|Publication number||US4616980 A|
|Application number||US 06/745,811|
|Publication date||Oct 14, 1986|
|Filing date||Jun 10, 1985|
|Priority date||Dec 6, 1983|
|Publication number||06745811, 745811, US 4616980 A, US 4616980A, US-A-4616980, US4616980 A, US4616980A|
|Inventors||Richard G. Carpenter|
|Original Assignee||Crane Co.|
|Export Citation||BiBTeX, EndNote, RefMan|
|Patent Citations (10), Referenced by (31), Classifications (6), Legal Events (4)|
|External Links: USPTO, USPTO Assignment, Espacenet|
This application is a continuation of application Ser. No. 558,602 filed Dec. 6, 1983, now abandoned.
1. Field of the Invention
This invention relates to a canned motor pump pressurized recirculation system and, more particularly, to a canned motor pump pressurized recirculation system having an auxiliary pump to effect pressurization of the system.
2. Description of the Prior Art
In conventional canned motor pumps, some of the fluid which has been pumped is recirculated from the high pressure portion of the pump through the motor to the impeller in the low pressure or suction portion of the pump. This recirculation fluid absorbs heat from the motor which heat can result in vaporization or boiling of the fluid when it is returned to the low pressure portion of the pump. Vaporization of the fluid results in a vapor lock which causes the bearings of the motor to fail and the motor to burn out.
A known method to overcome such vaporization in the pump is "reverse circulation" wherein the recirculated fluid is directed from the discharge of the high pressure portion of the pump through the motor at a controlled temperature and pressure, and then is piped back to a low pressure or suction reservoir in a customer's system. However, the problem with reverse circulation is that the control conditions for each customer's system may vary and therefore no unifrom operational instructions can be employed. For instance, if customer's recirculation piping has low flow resistance, fluid in the motor will have a low back pressure so that it may boil. If the recirculation piping has high flow resistance, the amount of fluid flow is low and therefore the fluid in the motor will vaporize causing the motor to burn out.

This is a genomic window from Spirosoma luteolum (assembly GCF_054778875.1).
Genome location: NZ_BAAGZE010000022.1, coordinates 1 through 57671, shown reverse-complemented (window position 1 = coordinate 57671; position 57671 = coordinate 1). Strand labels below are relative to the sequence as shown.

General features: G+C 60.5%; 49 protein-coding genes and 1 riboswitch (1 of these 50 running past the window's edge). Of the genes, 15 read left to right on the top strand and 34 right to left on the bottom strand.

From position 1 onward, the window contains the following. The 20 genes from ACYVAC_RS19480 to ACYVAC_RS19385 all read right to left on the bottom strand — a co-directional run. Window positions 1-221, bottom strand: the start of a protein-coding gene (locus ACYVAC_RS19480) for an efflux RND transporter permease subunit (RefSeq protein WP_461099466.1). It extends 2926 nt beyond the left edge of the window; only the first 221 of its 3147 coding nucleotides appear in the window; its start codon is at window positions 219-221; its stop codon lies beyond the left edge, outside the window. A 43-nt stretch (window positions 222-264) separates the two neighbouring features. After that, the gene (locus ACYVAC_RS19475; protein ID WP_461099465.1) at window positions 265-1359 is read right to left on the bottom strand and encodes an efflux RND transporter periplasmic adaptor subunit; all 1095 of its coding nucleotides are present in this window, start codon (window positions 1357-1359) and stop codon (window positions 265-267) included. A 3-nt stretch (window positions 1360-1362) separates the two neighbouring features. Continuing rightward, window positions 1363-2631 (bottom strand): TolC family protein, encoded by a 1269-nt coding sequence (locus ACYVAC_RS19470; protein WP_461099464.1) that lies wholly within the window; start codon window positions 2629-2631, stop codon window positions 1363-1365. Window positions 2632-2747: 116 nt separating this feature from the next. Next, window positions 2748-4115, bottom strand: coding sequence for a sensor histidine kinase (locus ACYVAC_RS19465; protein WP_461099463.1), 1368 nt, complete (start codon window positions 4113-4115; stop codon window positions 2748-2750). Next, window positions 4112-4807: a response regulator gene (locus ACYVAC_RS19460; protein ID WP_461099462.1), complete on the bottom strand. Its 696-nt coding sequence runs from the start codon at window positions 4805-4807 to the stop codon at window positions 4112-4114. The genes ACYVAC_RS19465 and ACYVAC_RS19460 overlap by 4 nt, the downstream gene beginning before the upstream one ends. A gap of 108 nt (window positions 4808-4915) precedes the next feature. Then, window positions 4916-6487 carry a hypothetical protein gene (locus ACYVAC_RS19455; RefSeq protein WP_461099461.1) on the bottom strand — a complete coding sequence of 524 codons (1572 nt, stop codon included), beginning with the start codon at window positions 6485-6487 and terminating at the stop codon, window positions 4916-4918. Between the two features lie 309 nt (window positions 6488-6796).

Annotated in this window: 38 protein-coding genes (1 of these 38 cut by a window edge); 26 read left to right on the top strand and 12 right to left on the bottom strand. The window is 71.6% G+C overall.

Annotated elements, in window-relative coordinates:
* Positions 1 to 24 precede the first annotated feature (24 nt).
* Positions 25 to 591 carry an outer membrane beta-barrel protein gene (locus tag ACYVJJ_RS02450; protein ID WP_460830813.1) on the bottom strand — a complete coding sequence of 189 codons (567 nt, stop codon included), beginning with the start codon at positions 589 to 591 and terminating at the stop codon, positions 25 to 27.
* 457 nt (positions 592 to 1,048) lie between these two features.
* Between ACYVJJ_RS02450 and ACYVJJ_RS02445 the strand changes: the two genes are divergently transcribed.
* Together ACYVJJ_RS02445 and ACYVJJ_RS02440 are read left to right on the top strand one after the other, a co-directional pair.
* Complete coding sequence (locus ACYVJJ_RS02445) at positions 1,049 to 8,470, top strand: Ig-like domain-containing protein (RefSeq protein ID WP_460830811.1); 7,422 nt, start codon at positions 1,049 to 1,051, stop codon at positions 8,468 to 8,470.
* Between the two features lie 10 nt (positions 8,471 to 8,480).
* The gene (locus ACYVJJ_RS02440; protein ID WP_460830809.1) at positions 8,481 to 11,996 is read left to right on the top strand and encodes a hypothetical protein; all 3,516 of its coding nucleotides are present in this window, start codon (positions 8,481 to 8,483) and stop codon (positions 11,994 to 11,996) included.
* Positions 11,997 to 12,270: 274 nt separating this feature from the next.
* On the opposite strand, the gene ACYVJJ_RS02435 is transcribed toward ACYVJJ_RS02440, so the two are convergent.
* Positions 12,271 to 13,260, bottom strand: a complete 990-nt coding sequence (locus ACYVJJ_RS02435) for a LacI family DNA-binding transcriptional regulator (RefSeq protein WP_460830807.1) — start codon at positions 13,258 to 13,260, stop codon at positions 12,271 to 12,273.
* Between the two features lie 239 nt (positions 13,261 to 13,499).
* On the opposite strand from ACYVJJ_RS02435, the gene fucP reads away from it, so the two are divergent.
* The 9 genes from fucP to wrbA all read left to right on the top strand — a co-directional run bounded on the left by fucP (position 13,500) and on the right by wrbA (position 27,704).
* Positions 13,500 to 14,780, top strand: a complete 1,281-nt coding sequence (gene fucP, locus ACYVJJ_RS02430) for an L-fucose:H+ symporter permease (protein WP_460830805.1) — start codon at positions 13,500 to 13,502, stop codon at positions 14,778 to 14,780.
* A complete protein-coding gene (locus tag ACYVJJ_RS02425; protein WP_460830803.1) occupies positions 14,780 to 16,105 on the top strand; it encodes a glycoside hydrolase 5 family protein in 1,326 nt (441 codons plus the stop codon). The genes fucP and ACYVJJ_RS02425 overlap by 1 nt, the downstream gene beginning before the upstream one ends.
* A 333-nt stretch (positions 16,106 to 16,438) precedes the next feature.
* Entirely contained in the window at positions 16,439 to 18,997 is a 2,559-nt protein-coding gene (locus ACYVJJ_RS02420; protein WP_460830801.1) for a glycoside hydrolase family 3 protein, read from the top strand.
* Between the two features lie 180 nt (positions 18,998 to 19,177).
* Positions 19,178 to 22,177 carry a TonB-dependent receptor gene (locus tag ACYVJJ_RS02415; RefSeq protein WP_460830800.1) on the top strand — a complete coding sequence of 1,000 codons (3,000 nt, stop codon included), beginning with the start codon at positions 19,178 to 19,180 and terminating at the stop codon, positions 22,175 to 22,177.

The Hermetic Pump Company, Freiburg, Germany has devised a pump which attempts to overcome the problems of reverse circulation. In particular, fluid is taken from the discharge portion of a main impeller through the shaft of the pump to an auxiliary impeller which is located in the rotor portion of the cavity of the motor. The auxiliary impeller directs the recirculated fluid through the cavity of the motor back to the discharge portion of the main impeller. However, some of the disadvantages of the system are that the flow from the main impeller to the auxiliary impeller is limited by the size of the shaft of the pump, and alternatively if one wishes to reduce the flow this would be difficult since the path of the flow is located in the pump. Also, since the auxiliary impeller is inside the cavity for the rotor, the size of the auxiliary impeller is limited.
The present invention relates to a canned motor pump pressurized recirculation system which provides for improved pressurization of fluid used to cool the motor and bearings. Specifically, the pump system includes a main unit having a main pump, an auxiliary pump, and motor means positioned between the main and the auxiliary pumps for driving the pumps. In addition, there is also provided a recirculation line positioned external of the main unit and connected thereto between the main and the auxiliary pumps. The recirculation line is adapted to pass fluid therethrough such that the fluid will be passed by the auxiliary pump through the motor means to the high pressure portion of the main pump while maintaining the recirculated fluid at or near discharge pressure.